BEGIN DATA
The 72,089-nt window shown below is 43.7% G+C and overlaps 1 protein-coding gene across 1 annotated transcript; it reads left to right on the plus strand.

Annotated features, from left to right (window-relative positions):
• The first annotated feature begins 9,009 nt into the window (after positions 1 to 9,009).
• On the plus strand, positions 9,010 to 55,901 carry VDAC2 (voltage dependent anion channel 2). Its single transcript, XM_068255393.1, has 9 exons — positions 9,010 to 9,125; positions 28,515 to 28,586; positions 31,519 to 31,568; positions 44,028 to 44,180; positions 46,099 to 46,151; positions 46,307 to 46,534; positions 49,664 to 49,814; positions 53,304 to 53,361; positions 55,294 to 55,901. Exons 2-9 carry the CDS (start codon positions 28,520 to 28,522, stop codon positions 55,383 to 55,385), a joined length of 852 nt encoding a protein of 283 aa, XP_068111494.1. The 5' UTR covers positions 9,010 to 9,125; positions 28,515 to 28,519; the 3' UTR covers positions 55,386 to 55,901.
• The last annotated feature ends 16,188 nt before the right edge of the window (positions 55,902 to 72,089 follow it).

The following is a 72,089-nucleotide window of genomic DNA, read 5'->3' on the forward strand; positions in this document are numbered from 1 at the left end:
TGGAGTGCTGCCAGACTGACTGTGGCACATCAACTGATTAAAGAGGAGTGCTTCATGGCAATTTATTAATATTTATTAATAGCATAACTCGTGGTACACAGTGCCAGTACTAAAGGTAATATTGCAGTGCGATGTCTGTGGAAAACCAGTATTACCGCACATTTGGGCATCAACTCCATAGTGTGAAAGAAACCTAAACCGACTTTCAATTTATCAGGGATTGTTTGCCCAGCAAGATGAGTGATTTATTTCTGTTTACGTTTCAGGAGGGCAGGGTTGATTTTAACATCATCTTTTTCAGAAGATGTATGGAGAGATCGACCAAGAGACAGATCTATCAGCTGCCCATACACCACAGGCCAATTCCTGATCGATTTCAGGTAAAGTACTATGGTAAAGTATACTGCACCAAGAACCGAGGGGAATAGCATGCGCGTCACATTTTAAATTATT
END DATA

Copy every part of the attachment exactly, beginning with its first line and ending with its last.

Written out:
The 72,089-nt window shown below is 43.7% G+C and overlaps 1 protein-coding gene across 1 annotated transcript; it reads left to right on the plus strand.

Annotated features, from left to right (window-relative positions):
• The first annotated feature begins 9,009 nt into the window (after positions 1 to 9,009).
• On the plus strand, positions 9,010 to 55,901 carry VDAC2 (voltage dependent anion channel 2). Its single transcript, XM_068255393.1, has 9 exons — positions 9,010 to 9,125; positions 28,515 to 28,586; positions 31,519 to 31,568; positions 44,028 to 44,180; positions 46,099 to 46,151; positions 46,307 to 46,534; positions 49,664 to 49,814; positions 53,304 to 53,361; positions 55,294 to 55,901. Exons 2-9 carry the CDS (start codon positions 28,520 to 28,522, stop codon positions 55,383 to 55,385), a joined length of 852 nt encoding a protein of 283 aa, XP_068111494.1. The 5' UTR covers positions 9,010 to 9,125; positions 28,515 to 28,519; the 3' UTR covers positions 55,386 to 55,901.
• The last annotated feature ends 16,188 nt before the right edge of the window (positions 55,902 to 72,089 follow it).

The following is a 72,089-nucleotide window of genomic DNA, read 5'->3' on the forward strand; positions in this document are numbered from 1 at the left end:
TGGAGTGCTGCCAGACTGACTGTGGCACATCAACTGATTAAAGAGGAGTGCTTCATGGCAATTTATTAATATTTATTAATAGCATAACTCGTGGTACACAGTGCCAGTACTAAAGGTAATATTGCAGTGCGATGTCTGTGGAAAACCAGTATTACCGCACATTTGGGCATCAACTCCATAGTGTGAAAGAAACCTAAACCGACTTTCAATTTATCAGGGATTGTTTGCCCAGCAAGATGAGTGATTTATTTCTGTTTACGTTTCAGGAGGGCAGGGTTGATTTTAACATCATCTTTTTCAGAAGATGTATGGAGAGATCGACCAAGAGACAGATCTATCAGCTGCCCATACACCACAGGCCAATTCCTGATCGATTTCAGGTAAAGTACTATGGTAAAGTATACTGCACCAAGAACCGAGGGGAATAGCATGCGCGTCACATTTTAAATTATT